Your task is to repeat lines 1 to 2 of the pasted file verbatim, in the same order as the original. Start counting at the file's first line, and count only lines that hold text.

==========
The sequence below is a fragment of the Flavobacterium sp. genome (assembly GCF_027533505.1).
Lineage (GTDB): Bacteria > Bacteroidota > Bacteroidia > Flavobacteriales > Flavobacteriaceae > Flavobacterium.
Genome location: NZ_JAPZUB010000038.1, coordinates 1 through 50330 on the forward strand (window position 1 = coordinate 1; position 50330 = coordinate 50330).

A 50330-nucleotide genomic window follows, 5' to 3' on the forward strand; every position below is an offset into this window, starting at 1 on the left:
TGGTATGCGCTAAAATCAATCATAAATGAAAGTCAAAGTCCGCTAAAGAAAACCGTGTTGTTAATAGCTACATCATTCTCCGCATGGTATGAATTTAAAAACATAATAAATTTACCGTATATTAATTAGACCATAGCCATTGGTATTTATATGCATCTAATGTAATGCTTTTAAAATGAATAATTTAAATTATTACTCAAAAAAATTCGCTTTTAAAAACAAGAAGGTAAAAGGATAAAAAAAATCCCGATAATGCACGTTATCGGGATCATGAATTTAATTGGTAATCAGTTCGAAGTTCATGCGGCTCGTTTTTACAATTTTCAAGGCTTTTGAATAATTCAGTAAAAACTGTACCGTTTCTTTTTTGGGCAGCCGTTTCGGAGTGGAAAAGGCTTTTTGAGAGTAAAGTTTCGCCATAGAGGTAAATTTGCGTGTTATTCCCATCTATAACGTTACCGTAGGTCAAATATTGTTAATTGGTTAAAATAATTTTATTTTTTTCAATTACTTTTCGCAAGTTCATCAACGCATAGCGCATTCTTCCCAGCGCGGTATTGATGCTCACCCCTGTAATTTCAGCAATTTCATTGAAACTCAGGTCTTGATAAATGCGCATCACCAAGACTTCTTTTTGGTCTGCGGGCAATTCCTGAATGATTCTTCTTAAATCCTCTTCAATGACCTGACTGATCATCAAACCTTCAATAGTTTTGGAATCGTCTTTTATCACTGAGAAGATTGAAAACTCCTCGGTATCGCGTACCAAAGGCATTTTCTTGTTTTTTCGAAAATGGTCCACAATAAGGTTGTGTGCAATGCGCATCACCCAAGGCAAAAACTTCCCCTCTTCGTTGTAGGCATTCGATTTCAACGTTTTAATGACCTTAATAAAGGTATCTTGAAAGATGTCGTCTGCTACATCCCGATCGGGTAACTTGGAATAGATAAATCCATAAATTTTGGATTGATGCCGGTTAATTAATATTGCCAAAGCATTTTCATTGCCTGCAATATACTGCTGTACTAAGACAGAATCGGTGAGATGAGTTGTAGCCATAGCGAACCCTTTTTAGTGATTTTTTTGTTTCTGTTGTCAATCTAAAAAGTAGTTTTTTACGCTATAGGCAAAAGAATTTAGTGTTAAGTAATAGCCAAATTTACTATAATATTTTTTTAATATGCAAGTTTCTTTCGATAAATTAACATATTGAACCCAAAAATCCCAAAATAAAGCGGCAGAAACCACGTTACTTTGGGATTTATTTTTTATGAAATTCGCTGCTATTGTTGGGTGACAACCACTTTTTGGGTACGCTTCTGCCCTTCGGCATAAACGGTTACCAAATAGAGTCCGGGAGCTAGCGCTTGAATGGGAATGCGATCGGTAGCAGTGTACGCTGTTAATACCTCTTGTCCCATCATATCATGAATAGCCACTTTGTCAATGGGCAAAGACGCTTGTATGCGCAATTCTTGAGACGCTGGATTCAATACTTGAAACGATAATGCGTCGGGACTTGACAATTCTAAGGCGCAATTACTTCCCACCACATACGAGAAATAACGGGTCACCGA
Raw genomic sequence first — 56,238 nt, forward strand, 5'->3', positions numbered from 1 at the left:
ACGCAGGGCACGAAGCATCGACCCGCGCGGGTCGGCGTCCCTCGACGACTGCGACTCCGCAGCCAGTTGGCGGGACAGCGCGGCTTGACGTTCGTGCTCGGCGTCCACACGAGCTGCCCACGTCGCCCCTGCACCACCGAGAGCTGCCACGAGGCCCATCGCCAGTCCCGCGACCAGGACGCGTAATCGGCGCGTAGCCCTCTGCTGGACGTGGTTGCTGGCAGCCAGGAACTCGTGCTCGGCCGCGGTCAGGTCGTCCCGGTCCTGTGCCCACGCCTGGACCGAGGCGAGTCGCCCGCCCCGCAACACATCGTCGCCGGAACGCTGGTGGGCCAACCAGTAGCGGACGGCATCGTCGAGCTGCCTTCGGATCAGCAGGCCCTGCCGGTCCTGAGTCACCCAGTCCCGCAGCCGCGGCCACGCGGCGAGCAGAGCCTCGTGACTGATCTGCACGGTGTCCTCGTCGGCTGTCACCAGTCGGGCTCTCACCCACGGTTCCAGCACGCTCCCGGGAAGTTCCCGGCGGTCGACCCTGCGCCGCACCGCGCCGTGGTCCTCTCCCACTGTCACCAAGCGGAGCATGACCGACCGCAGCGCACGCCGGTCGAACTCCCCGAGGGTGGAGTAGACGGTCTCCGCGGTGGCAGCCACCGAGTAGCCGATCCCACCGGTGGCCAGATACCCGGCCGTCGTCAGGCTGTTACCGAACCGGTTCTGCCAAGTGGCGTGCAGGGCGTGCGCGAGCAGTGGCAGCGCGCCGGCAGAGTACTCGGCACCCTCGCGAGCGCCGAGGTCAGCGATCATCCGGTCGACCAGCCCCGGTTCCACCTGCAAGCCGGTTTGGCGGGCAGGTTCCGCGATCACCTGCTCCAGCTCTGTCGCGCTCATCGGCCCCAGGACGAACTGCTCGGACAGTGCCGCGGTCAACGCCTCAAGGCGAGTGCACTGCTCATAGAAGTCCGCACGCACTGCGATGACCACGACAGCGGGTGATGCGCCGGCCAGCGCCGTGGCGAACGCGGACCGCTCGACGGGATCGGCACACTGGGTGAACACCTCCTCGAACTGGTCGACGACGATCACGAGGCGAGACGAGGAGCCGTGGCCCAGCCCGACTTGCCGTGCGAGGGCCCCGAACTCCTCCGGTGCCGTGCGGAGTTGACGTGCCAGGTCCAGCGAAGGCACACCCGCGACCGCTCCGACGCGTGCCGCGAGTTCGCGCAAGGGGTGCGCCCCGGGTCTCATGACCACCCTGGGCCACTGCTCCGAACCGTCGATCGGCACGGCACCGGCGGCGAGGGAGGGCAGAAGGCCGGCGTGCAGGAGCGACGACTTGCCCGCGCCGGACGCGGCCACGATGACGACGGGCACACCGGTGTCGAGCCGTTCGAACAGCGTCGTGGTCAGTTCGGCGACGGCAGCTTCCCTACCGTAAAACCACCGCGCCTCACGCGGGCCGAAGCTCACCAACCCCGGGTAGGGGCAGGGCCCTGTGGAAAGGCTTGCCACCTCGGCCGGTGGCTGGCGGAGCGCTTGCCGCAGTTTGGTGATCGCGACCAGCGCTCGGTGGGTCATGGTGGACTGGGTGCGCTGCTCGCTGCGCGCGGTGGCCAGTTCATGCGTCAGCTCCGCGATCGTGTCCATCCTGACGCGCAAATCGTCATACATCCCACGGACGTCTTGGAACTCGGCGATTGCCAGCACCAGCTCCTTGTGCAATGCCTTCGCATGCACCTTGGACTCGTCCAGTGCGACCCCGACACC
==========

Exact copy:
The sequence below is a fragment of the Flavobacterium sp. genome (assembly GCF_027533505.1).
Lineage (GTDB): Bacteria > Bacteroidota > Bacteroidia > Flavobacteriales > Flavobacteriaceae > Flavobacterium.